27 Dec 2020, 15:37

Pantry Door Collision Avoidance System

We recently moved to a new house, and while there are a lot of things we like about it there’s one small thing that has baffled me. For some reason, the door leading into the house from the garage opens into a short hallway containing a pantry/closet with a door that opens out directly into the path of the door from the garage. As you can imagine this adds an unexpected degree of suspense to the the normally mundane task of getting a box of cereal out of the pantry, never knowing if at any second someone returning through the garage might slam the door into you. After one too many unpleasant surprises I decided to create the Pantry Door Collision Avoidance System (henceforth “PDCAS”) out of a few relatively inexpensive1 pieces of hardware and an only slightly Goldbergian amalgam of software. The goal: place a light next to the garage entrance that will come on when the pantry door is open so that you know to proceed with caution. In the following post I’ll go through how I built the PDCAS.


  • Zigbee contact sensor - in order to tell if the pantry door is open, we’ll need a sensor. I choose this Ecolink model because it’s cheap and we already had an Echo Show that would act as a hub. As an added bonus it also has a temperature sensor. Not bad for under $15. The downside is that I want to control the light with HomeKit and using the sensor through the Echo Show means I’ll need to use both the Alexa and HomeKit ecosystems2
  • Raspberry Pi Zero W - This board will be mounted on the wall near the garage entry door and control a warning light. At $10 with built-in WiFi, these are just fantastic for projects like this.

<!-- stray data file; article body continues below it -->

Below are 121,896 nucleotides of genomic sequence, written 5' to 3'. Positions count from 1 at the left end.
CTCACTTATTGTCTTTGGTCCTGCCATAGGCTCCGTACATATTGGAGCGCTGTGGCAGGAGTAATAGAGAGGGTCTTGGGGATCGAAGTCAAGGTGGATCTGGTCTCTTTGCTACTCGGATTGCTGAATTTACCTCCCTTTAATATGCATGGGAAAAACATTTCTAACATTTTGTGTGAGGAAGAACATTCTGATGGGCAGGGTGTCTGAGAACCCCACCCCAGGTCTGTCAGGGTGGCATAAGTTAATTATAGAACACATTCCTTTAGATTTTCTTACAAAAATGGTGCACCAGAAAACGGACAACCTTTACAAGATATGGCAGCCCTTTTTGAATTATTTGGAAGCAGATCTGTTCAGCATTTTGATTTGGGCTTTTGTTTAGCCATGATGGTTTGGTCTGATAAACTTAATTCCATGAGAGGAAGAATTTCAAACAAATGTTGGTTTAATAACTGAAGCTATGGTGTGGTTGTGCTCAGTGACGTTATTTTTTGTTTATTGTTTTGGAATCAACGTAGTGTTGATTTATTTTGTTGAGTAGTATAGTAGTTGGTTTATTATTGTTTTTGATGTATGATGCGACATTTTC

• Blinkt is a strip of individually addressable LED lights that fits perfectly on a Pi Zero.


  • Homebridge - Provides HomeKit integrations for just about any kind of device via plugins. I already have an instance of this running on a Raspberry Pi 3 using HOOBS, which bundles Homebridge with a really polished admin GUI. The goal will be to make the Blinkt on the Pi Zero show up as a light that can be controlled by Alexa which we can do with the following 2 plugins.
    • homebridge-better-http-rgb - a plugin for Homebridge that shows up as an RGB light in HomeKit and can be configured to call various HTTP endpoints in response to HomeKit requests for the light. It provides a general purpose way to control pretty much anything with HomeKit, as long as you can provide an HTTP api for it to talk to. In this case, I’ll provide an API on the Pi Zero to control the Blinkt.
    • homebridge-alexa - The Echo Show Zigbee hub doesn’t provide any direct access to Zigbee devices outside of the Alexa ecosystem so if we want our Blinkt light in Homebridge to be controlled by an Alexa routine it will to show up as device for Alexa as well. Fortunately, that’s exactly what the homebridge-alexa plugin does. You can expose all or some of your HomeKit devices to be available to Alexa as well. The downside is that it depends on an Alexa skill hosted for free by the developer of the plugin. It’s monitored and supported exceptionally well for a free personal project but like any such project it might not be around indefinitely.3